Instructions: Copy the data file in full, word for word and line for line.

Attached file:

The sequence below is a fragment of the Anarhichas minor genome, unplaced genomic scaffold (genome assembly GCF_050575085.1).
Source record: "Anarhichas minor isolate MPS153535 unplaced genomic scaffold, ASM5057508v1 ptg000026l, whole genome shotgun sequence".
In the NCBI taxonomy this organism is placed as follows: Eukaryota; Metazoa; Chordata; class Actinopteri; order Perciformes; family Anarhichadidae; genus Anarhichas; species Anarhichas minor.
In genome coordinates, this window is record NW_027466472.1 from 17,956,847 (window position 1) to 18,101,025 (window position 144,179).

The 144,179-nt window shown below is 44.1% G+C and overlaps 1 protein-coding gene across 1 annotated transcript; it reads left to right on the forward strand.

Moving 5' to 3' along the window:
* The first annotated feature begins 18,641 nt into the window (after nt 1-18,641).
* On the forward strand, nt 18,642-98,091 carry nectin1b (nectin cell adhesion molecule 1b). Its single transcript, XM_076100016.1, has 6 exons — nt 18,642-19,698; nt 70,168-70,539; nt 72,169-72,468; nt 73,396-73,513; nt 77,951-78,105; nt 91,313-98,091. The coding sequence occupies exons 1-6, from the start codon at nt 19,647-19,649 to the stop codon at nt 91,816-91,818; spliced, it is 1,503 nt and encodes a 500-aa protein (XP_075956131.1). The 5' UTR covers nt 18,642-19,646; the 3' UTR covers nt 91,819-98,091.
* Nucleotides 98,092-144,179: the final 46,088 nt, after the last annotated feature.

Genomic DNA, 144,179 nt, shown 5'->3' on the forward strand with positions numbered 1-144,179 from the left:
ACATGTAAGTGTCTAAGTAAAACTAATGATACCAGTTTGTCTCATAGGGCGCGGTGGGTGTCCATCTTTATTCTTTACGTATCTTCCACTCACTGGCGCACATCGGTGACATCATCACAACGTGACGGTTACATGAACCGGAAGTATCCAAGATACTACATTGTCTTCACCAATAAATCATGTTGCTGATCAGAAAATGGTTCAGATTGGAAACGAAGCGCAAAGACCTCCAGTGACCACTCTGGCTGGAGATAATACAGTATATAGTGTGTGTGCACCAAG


The sequence below is a fragment of the Anarhichas minor genome, unplaced genomic scaffold (genome assembly GCF_050575085.1).
Source record: "Anarhichas minor isolate MPS153535 unplaced genomic scaffold, ASM5057508v1 ptg000026l, whole genome shotgun sequence".
In the NCBI taxonomy this organism is placed as follows: Eukaryota; Metazoa; Chordata; class Actinopteri; order Perciformes; family Anarhichadidae; genus Anarhichas; species Anarhichas minor.
In genome coordinates, this window is record NW_027466472.1 from 17,956,847 (window position 1) to 18,101,025 (window position 144,179).

The 144,179-nt window shown below is 44.1% G+C and overlaps 1 protein-coding gene across 1 annotated transcript; it reads left to right on the forward strand.

Moving 5' to 3' along the window:
* The first annotated feature begins 18,641 nt into the window (after nt 1-18,641).
* On the forward strand, nt 18,642-98,091 carry nectin1b (nectin cell adhesion molecule 1b). Its single transcript, XM_076100016.1, has 6 exons — nt 18,642-19,698; nt 70,168-70,539; nt 72,169-72,468; nt 73,396-73,513; nt 77,951-78,105; nt 91,313-98,091. The coding sequence occupies exons 1-6, from the start codon at nt 19,647-19,649 to the stop codon at nt 91,816-91,818; spliced, it is 1,503 nt and encodes a 500-aa protein (XP_075956131.1). The 5' UTR covers nt 18,642-19,646; the 3' UTR covers nt 91,819-98,091.
* Nucleotides 98,092-144,179: the final 46,088 nt, after the last annotated feature.

Genomic DNA, 144,179 nt, shown 5'->3' on the forward strand with positions numbered 1-144,179 from the left:
ACATGTAAGTGTCTAAGTAAAACTAATGATACCAGTTTGTCTCATAGGGCGCGGTGGGTGTCCATCTTTATTCTTTACGTATCTTCCACTCACTGGCGCACATCGGTGACATCATCACAACGTGACGGTTACATGAACCGGAAGTATCCAAGATACTACATTGTCTTCACCAATAAATCATGTTGCTGATCAGAAAATGGTTCAGATTGGAAACGAAGCGCAAAGACCTCCAGTGACCACTCTGGCTGGAGATAATACAGTATATAGTGTGTGTGCACCAAG